Locked into the shackles of abuse 

As nations throughout the world go under lockdowns, globally there has been an increase in domestic violence related distress calls to support helplines and response shelters. From China to Brazil, from France to the United Kingdom, from Pakistan to India-there has been a rise in violent crimes against women. 

Brazil reported 40-50% increase in domestic abuse, European countries accounted for a 20-30% increase. 

In India, the National Commission of Women has recorded 291 complaints of domestic violence in the month of March alone and is now receiving more and more such complaints from women. 

Many organisations working against domestic violence at the grassroots have said that it is becoming very difficult for women in abusive relationships to reach out for help and are losing avenues that could have saved them from abuse and in extreme cases, death.

 The closure of many agencies that had earlier extended counselling help to women has become another great challenge and the closure of these agencies has even brought out lethal results for women in such abusive relationships. In the absence of a swift response mechanism and a fragile alert system, women are in a much more dangerous situation than ever before. 

What can the government do to ensure a more comfortable situation during the quarantine?

It is very important for governments throughout the world to understand the gravity of this situation and make sure that the lives of women in abusive homes are made better.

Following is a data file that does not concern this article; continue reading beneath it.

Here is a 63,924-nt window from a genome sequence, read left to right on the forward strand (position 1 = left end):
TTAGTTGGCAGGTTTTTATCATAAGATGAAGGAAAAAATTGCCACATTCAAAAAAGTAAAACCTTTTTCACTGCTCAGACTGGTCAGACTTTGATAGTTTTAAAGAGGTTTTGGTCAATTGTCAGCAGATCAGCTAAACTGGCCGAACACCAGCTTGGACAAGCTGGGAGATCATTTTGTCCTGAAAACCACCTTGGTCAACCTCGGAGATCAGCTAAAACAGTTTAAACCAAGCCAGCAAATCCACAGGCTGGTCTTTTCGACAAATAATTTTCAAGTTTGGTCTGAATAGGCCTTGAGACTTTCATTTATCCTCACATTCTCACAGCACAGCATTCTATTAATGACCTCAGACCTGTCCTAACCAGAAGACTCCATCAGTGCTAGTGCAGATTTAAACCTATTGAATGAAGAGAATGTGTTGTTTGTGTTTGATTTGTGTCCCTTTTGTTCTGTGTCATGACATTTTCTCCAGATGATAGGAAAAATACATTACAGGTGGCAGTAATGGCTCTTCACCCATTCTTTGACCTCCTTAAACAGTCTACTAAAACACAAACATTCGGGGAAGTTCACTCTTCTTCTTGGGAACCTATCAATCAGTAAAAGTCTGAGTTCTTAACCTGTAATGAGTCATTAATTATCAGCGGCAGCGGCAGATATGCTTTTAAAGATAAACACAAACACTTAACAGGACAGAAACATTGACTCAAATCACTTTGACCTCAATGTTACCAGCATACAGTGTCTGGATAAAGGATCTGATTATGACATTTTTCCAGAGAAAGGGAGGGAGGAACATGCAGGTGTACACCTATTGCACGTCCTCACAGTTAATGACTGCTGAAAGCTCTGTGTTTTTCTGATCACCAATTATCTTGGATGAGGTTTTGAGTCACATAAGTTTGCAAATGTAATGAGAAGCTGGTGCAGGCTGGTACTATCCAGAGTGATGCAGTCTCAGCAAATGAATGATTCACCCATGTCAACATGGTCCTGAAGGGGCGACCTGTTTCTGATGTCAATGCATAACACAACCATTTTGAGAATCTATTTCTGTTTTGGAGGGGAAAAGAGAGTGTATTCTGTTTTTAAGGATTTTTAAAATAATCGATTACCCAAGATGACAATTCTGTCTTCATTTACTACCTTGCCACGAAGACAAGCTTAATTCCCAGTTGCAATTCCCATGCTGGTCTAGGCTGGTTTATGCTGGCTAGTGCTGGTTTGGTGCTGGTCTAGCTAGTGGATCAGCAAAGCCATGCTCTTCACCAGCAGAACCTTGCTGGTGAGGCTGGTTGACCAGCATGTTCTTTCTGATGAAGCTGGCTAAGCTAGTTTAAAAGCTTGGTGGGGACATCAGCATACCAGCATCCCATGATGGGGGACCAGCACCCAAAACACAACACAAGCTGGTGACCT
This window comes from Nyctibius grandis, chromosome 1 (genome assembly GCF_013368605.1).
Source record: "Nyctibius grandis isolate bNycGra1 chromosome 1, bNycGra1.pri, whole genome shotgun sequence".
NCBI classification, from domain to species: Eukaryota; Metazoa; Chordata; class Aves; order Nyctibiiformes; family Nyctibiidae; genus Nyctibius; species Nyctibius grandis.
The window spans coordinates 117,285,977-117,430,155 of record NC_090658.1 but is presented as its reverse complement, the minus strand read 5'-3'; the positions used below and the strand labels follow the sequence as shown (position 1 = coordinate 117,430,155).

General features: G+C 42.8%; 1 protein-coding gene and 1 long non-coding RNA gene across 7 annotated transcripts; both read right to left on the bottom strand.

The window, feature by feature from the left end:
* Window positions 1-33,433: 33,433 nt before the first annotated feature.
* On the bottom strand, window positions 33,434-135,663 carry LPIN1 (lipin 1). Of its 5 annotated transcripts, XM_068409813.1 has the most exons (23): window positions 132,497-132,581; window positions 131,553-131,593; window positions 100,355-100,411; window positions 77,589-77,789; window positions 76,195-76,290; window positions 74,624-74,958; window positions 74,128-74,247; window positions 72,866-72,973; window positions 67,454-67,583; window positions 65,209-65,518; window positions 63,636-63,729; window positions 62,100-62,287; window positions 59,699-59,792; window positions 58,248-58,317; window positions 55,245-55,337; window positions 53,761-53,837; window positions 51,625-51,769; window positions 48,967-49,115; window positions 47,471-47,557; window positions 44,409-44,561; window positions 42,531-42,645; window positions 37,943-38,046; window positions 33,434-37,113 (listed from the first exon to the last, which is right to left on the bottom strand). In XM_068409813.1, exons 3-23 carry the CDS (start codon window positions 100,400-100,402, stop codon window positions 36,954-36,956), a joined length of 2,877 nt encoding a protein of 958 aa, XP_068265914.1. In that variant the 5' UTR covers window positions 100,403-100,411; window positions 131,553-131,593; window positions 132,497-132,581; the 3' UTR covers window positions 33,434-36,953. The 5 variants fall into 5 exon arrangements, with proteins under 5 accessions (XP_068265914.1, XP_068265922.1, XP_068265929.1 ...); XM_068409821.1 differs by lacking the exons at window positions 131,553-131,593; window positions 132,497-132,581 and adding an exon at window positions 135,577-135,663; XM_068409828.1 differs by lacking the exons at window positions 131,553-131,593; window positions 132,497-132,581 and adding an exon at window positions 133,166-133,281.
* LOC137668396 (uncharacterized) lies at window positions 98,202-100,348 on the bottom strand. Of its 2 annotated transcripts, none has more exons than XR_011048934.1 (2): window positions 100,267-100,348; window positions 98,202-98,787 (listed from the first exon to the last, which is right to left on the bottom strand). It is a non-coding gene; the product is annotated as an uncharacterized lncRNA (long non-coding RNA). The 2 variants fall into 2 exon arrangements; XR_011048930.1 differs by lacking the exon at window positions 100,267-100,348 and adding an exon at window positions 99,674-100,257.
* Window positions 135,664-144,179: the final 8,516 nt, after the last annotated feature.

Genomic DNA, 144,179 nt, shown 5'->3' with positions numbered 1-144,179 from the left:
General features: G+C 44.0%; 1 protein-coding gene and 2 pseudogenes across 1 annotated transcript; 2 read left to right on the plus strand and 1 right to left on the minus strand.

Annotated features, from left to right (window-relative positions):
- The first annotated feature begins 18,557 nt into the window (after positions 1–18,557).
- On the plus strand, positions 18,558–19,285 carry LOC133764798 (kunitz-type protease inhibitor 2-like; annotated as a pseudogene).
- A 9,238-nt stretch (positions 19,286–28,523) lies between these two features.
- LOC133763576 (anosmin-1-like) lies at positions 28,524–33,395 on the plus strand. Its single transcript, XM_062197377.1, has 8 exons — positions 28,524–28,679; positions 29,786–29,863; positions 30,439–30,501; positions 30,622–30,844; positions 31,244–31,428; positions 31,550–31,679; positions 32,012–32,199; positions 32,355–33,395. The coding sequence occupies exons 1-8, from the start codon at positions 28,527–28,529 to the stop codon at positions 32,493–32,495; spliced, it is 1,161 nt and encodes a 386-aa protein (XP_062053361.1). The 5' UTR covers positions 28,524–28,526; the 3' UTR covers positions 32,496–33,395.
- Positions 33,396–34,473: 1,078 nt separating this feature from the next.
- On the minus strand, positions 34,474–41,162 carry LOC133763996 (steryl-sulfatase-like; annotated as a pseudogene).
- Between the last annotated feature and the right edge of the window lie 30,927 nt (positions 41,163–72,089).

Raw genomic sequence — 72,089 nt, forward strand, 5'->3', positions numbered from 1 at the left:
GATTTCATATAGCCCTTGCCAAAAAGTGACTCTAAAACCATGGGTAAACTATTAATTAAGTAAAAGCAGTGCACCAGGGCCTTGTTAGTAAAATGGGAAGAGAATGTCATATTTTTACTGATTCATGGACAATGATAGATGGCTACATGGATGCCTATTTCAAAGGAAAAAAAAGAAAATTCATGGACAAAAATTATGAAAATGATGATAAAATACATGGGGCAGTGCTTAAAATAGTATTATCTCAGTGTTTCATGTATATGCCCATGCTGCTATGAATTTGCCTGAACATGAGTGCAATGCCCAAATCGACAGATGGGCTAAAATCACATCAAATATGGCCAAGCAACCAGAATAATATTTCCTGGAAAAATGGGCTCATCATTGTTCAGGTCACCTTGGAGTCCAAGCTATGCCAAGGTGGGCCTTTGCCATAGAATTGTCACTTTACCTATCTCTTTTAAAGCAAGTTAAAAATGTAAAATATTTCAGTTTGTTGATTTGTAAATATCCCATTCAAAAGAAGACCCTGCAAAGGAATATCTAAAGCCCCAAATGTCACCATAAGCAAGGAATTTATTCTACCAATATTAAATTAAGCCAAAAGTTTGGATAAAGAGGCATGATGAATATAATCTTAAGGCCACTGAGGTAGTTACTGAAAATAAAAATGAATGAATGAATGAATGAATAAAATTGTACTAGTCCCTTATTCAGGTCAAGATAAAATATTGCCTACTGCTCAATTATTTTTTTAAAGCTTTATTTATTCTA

For this it is necessary that governments ensure that women from the most marginalised communities have an access to the necessary information, support systems and resources for help during any moment of crisis.

Domestic violence
Domestic violence against women has been on the rise globally since the lockdown first began. | Image – Pixabay

Moreover, this is a good time for states to go ahead and declare helplines as “essential services” that should be open despite the lockdown. 

It is also important for the government to disseminate information about what women can do incase of emergencies, train them to ask for help and publicise the resource and help that is available to them in times of crisis. 

There is also need for the government to empower civil society and NGOs to respond efficiently to domestic violence in the grassroots areas and make the bridge that connects survivors with legal help. 

At the cultural and societal level there of course is the need to practice equal gender relationships in the domestic sphere and share domestic responsibilities on a day to day basis.

These are some of the necessary moves that the government can make in these times of the lockdown to make the lives of women in domestically abusive homes easier. We need to understand that for a large section of Indian women, the home is not the safe haven as we would normally like to believe. 

A sensitive society is one which understands this important reality and ensures all the steps to empower these women despite the odds.

Because life surely is very difficult, when the home is an equivalent of hell and not an abode of peace and love.